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Dedicated to Helping Mothers Who Need it Most
Obstetricians named to endowed faculty positions continue research with women and infants
The labor and delivery of a child can be one of the most amazing experiences in a parent’s life. It can also be one of the most trying.
As the fetus grows, complications can arise. The threats of cancer, hereditary illnesses, AIDS and other sexually transmitted diseases can devastate both the mother’s and the newborn’s chances of a healthy life.
But obstetricians like Susan Ramin, M.D. and Manju Monga, M.D., of The University of Texas Medical School at Houston, have dedicated their life’s work to helping mothers who need it most. Both recently were named to endowed positions that they said will allow them to continue vital research on pregnant women and their infants.
Monga, whose primary interest is medical complications in pregnancy and preterm labor, has been named to the Berel Held, M.D., Professorship in Obstetrics, Gynecology and Reproductive Sciences.
The Held Professorship was created in honor of Berel Held, M.D., the first professor and chairman of the Department of Obstetrics, Gynecology and Reproductive Sciences at the Medical School, serving from 1972-83. Held was instrumental in establishing the department.
Monga has been a part of the UT family for more than 16 years, completing her maternal-fetal medicine fellowship at the school, then joining the faculty in 1993. She has served as director of the Division of Maternal-Fetal Medicine since September 2006.
“I’m honored to be named to the Held Professorship,” she said.
Monga said she will use income from the endowment to strengthen future research by aiding a new generation of medical professionals.
“I’ve been fortunate enough to benefit from excellent mentorship here at The University of Texas Health Science Center at Houston,” she said. “I want to use this endowment to help our junior faculty. They’re our school’s future torch-bearers, and it’s important they get the support they need.”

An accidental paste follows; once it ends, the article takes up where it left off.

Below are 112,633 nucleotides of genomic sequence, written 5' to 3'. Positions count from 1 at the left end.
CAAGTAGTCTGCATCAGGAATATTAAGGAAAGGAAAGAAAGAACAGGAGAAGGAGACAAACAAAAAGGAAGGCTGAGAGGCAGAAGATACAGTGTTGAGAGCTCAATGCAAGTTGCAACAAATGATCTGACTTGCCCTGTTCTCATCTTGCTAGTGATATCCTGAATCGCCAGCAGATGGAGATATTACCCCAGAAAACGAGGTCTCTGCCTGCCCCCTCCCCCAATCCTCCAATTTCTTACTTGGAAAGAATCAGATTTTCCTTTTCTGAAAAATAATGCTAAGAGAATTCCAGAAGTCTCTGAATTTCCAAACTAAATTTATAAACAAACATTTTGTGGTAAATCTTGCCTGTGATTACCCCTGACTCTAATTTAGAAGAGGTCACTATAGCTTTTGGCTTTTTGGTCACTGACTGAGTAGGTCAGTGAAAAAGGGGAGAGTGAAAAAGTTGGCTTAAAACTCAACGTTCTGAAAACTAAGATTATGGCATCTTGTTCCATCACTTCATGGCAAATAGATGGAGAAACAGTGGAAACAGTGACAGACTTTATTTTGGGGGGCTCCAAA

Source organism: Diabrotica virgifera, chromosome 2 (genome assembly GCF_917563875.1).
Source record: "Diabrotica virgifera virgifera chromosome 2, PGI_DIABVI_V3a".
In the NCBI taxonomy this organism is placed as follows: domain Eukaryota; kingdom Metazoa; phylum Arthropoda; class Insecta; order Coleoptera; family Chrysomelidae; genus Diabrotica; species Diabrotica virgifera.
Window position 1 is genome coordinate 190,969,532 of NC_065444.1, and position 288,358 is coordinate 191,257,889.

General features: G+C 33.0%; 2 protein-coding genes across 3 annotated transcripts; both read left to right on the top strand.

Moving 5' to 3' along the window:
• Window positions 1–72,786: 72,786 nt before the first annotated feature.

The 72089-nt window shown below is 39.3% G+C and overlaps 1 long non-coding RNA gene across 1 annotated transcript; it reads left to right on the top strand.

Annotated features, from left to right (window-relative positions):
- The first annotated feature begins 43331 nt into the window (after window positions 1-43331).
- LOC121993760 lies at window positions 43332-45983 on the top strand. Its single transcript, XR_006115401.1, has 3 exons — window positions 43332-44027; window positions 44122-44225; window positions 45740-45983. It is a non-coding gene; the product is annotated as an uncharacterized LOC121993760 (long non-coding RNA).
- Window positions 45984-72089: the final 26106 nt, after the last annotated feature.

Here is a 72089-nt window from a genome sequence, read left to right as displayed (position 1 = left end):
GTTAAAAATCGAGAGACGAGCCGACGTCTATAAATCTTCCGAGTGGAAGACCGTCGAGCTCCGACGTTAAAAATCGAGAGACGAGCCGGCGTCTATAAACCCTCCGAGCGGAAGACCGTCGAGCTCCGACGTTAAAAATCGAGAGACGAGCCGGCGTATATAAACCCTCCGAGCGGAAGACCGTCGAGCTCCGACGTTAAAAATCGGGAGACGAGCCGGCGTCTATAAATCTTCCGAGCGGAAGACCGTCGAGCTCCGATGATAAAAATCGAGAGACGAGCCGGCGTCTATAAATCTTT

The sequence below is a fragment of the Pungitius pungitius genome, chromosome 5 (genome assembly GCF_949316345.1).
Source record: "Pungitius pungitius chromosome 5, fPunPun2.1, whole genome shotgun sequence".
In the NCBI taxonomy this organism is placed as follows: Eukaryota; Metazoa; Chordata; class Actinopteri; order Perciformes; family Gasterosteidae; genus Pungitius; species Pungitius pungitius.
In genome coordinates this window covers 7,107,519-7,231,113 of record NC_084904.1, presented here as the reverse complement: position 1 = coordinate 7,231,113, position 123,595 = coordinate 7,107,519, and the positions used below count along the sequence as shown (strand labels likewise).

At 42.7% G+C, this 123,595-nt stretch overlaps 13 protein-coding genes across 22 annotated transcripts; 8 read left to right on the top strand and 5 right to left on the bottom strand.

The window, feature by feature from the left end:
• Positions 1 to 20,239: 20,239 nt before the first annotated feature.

Monga said the professorship will seed new fields of research. The endowment will train faculty in research techniques and clinical trials, Monga said.
Ramin joined the health science center faculty in August 1998 as director of the Division of Maternal-Fetal Medicine and the Maternal-Fetal Medicine Fellowship Program. She was named to the Held Professorship in October 2003. Last fall, she was appointed department chair following the exit of Larry Gilstrap, M.D., who held the position for 10 years.
With the promotion to leadership of the department, Ramin was named to the Emma Sue Hightower Professorship in Obstetrics, Gynecology and Reproductive Sciences, an endowed position traditionally held by the chair of the department. Ramin’s new appointment effectively vacated the Held Professorship, to which Monga has been named.
Ramin, whose primary interest is in complicated and high-risk pregnancies, said the funding of this professorship will help her further establish the infrastructure for clinical and basic science research in maternal-fetal medicine and women’s health care.
“Being awarded this professorship was an honor, an absolute honor,” Ramin said.
Ramin also has long been a part of the UT family, completing her residency and maternal-fetal medicine fellowship at the UT Southwestern Medical Center at Dallas. She joined the Southwestern faculty in 1990 and served from 1996-98 as director of the Maternal- Fetal Medicine Fellowship Program there.
Without endowments such as the Emma Sue Hightower and Berel Held professorships, research on women’s health care would be much more difficult, Ramin said.
“Research costs money, and these endowments make it possible,” she said. “Without these funds, it would be impossible. They’re critical to advancing health care.”
The department’s Division of Maternal-Fetal Medicine offers consultations to patients with a variety of high-risk obstetrical complications, as well as ongoing prenatal care and counseling for patients with medical problems or complicated obstetrical histories or for those who just want up-to-date information prior to attempting pregnancy.
By Andy Summa for Institutional Advancement
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